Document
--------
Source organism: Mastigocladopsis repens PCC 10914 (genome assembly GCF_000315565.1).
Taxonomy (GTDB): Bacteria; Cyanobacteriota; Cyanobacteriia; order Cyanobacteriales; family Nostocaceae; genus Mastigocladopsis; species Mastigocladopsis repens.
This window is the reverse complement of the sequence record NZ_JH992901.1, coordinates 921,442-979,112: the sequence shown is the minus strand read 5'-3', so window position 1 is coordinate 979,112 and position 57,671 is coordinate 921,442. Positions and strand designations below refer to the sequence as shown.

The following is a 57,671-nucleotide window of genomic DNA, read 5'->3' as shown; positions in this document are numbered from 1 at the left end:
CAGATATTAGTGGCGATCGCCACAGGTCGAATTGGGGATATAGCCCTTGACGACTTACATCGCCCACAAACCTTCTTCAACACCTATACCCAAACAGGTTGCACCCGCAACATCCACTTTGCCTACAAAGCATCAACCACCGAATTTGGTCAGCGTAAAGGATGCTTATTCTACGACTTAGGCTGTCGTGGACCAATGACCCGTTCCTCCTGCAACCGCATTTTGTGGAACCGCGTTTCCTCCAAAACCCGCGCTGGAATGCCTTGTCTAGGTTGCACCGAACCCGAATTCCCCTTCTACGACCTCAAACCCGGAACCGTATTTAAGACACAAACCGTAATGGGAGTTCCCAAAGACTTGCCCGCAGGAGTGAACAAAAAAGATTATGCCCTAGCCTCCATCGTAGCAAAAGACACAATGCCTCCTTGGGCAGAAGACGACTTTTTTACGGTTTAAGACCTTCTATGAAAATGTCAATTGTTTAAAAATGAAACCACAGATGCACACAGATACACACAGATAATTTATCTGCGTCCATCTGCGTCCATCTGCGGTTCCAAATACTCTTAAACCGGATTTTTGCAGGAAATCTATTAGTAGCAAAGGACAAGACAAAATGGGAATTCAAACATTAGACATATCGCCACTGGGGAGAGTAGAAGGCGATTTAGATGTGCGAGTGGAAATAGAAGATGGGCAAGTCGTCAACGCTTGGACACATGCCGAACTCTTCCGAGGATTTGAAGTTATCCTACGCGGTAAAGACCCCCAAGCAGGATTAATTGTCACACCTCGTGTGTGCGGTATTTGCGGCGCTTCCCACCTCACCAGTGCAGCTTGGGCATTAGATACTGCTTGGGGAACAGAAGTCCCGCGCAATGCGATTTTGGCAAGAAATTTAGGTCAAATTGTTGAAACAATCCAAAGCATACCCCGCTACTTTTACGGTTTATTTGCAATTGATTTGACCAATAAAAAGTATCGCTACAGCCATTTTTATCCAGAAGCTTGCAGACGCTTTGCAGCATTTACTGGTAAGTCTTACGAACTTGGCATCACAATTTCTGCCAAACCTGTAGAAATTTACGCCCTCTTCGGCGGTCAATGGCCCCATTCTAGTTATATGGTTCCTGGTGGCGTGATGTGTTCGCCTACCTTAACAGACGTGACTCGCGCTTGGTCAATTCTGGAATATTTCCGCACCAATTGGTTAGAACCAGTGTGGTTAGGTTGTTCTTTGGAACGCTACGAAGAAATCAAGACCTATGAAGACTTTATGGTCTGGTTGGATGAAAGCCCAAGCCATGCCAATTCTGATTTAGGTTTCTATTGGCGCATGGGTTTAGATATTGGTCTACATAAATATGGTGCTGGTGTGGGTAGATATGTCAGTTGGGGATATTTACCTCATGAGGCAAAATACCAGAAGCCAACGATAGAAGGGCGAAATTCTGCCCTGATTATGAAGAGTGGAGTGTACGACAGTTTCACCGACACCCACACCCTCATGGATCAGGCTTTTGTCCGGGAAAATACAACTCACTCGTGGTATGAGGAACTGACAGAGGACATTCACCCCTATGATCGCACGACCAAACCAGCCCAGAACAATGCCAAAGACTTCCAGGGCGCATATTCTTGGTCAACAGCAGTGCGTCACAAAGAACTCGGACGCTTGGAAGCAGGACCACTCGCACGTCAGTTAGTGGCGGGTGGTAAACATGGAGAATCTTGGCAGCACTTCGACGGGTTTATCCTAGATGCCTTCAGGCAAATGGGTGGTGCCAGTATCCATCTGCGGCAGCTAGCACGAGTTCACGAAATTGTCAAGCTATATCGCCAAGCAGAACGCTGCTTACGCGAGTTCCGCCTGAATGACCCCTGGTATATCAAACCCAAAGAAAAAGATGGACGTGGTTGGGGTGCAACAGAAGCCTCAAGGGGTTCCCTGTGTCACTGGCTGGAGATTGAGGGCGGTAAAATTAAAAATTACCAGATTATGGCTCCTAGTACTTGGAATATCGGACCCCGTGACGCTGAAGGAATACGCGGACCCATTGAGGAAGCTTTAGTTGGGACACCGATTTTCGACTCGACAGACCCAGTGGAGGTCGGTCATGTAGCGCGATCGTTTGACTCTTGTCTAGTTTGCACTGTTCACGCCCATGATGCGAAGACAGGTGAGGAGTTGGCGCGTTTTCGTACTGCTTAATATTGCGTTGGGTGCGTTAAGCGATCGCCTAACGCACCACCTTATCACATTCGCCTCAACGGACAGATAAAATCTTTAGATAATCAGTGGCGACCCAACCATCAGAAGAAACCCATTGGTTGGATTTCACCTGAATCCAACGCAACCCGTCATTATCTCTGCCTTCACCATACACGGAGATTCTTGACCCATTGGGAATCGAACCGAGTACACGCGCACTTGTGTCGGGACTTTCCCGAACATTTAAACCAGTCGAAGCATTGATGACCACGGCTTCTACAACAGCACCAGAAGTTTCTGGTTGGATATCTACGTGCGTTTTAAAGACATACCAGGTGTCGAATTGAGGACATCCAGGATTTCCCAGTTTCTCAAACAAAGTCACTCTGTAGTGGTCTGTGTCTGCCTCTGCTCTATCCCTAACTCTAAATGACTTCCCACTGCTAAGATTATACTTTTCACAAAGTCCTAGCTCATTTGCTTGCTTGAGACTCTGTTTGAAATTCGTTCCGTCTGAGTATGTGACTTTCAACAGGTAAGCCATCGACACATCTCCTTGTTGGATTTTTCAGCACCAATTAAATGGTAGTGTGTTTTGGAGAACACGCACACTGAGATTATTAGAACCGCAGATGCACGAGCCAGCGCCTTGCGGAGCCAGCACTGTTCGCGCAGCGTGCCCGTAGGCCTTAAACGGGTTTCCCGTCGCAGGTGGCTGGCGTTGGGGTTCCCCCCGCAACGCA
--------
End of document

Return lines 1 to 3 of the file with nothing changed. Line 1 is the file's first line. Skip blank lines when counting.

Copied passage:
Source organism: Mastigocladopsis repens PCC 10914 (genome assembly GCF_000315565.1).
Taxonomy (GTDB): Bacteria; Cyanobacteriota; Cyanobacteriia; order Cyanobacteriales; family Nostocaceae; genus Mastigocladopsis; species Mastigocladopsis repens.
This window is the reverse complement of the sequence record NZ_JH992901.1, coordinates 921,442-979,112: the sequence shown is the minus strand read 5'-3', so window position 1 is coordinate 979,112 and position 57,671 is coordinate 921,442. Positions and strand designations below refer to the sequence as shown.